Learning Not To Take Offense

According to John Bevere in his book,The Bait of Satan, the bait of taking offense is the number one trap that the enemy – Satan – sets for Christians. And the closer the relationship between the people involved in the offense taken, the deeper the wound and the deeper the offense, as seen in the depth of David’s suffering when he expresses his suffering after being betrayed by one near and dear to him in Psalm 55:

12For it is not an enemy who reproaches and taunts me–then I might bear it; nor is it one who has hated me who insolently vaunts himself against me– then I might hide from him.
13But it was you, a man my equal, my companion and my familiar friend.
14We had sweet fellowship together and used to walk to the house of God in company. Psalm 55:12-14, Amplified Bible

The contrast with Joseph, Mary’s husband, in Matthew 1, is striking. Let’s set up the scene:

Joseph is pondering how to divorce Mary without causing her any shame or undue embarrassment. The situation? Mary, Joseph has discovered, is pregnant, and they are in the first year of their marriage. As stated in the NKJV Study Bible regarding chapter one and verse eighteen, in Jewish culture, marriage is a contract; the difference from our Christian marriage covenants was that, in Jewish culture, this covenant was made about one year before the consummation of the marriage [p.1490] Therefore, the news that Mary was pregnant would not be welcome to Joseph. He was the person in this party that we would expect to be raging, but instead, we find him having been in a state of meditation prior to having made a decision as to what to do:

18Now the birth of Jesus Christ took place under these circumstances: When His mother Mary had been promised in marriage to Joseph, before they came together, she was found to be pregnant [through the power] of the Holy Spirit.
19And her [promised] husband Joseph, being a just and upright man and not willing to expose her publicly and to shame and disgrace her, decided to repudiate and dismiss (divorce) her quietly and secretly. Matthew 1:18-19, Amplified Bible

Why can we assume that Joseph took his dilemma to the Lord in prayer and meditation? I think there are at least two reasons we can say this. First, we have just seen in the Word in Matthew 1:19 that Joseph is a “just and upright man.” “Just” and “upright” are both descriptions of the Lord, with upright coming from “righteous”, so we know that Joseph is a man of God. It is likely that a true man of God will turn to his Lord for his primary Source of Wisdom and Strength.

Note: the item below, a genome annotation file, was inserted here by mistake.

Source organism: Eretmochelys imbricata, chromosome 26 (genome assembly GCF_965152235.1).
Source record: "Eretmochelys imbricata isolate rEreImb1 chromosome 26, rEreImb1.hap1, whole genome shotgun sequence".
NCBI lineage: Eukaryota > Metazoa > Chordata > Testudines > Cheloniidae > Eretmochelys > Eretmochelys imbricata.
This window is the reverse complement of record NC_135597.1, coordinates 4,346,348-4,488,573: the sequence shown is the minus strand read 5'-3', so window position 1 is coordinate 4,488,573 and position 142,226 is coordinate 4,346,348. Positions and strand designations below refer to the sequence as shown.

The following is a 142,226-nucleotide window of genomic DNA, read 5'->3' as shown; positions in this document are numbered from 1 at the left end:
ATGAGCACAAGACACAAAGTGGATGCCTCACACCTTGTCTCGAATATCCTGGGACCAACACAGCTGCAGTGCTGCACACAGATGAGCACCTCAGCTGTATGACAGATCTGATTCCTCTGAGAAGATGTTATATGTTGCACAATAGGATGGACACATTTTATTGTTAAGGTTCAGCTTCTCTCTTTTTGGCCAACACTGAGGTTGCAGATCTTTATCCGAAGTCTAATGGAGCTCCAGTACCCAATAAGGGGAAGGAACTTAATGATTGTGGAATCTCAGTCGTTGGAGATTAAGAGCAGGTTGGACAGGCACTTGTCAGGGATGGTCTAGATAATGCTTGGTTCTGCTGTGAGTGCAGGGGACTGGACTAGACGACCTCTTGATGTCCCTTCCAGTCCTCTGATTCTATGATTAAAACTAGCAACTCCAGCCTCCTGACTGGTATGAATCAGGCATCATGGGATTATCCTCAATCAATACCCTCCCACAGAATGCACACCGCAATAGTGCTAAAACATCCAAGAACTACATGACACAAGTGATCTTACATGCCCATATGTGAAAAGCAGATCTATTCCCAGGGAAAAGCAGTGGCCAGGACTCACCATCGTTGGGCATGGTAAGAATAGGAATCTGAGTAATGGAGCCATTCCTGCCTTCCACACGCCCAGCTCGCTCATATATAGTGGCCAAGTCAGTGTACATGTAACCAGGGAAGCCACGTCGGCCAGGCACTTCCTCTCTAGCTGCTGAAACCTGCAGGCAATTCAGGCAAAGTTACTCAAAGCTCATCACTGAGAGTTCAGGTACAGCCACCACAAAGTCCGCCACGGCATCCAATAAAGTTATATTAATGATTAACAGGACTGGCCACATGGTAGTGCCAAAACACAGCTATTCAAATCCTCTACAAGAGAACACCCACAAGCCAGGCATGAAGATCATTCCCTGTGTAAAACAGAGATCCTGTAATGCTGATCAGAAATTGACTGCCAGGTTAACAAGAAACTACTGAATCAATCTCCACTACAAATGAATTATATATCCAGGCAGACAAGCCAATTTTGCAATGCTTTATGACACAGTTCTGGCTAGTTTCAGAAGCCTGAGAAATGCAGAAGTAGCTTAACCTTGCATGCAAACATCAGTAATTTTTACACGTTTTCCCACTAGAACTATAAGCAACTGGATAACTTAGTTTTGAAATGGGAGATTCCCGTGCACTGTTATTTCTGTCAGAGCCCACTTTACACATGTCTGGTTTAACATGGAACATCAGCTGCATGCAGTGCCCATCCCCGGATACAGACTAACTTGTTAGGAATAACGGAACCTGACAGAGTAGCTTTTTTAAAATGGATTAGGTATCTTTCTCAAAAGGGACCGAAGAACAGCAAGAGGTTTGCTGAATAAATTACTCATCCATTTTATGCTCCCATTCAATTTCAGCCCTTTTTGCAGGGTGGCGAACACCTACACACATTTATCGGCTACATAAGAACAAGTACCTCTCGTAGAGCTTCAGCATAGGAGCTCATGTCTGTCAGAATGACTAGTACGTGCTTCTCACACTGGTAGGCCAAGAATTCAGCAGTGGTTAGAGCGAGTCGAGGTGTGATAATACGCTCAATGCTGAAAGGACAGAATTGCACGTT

Second, we need to consider Joseph’s position: He is a just and upright man whose wife has just become pregnant before they have consummated their marriage. Thus, he would be open to public ridicule and humiliation. What would our response be? To think first of the person who has opened us up to public mockery and shame? Not for the majority of us, and certainly not unless we are extremely well-anchored in the Lord. This is why we must assume that, for Joseph, his Heavenly Father was his Best Friend, his Confidant, and his Strong Tower in times of trouble, and the One he turned to as his Sufficiency. Thus, it is very likely that he has sought the Lord and prayed something very similar to David’s cry in Psalm 139: 24-25:

23Search me [thoroughly], O God, and know my heart! Try me and know my thoughts!
24And see if there is any wicked or hurtful way in me, and lead me in the way everlasting. Psalm 139:24-25, Amplified Bible

There is yet another strong evidence that Joseph spent just such time with the Lord, and that is the response of God to Joseph’s decision to divorce Mary:

20But as he was thinking this over, behold, an angel of the Lord appeared to him in a dream, saying, Joseph, descendant of David, do not be afraid to take Mary [as] your wife, for that which is conceived in her is of (from, out of) the Holy Spirit.
21She will bear a Son, and you shall call His name Jesus [the Greek form of the Hebrew Joshua, which means Savior], for He will save His people from their sins [that is, prevent them from failing and missing the true end and scope of life, which is God]. Matthew 1:20=21, Amplified Bible

Isn’t it amazing that we can actually miss an encounter with an angel of the Lord, with God Himself, simply by taking offense? And isn’t it amazing that we have such an amazing God that He sent His One and Only Son to die for us so that we would not miss God – Who is the “true end and scope of life”? WOW!

Thank You, Lord, for loving us first so that we might love You, and for being Emmanuel, “God with us”! [Matthew 1:23] Please teach us to be faithful servants and to hear Your Word spoken in Your still small voice that we might never miss You, and that we might always remain in You. We ask these things in Jesus’ precious name. Amen.

~ BAPearl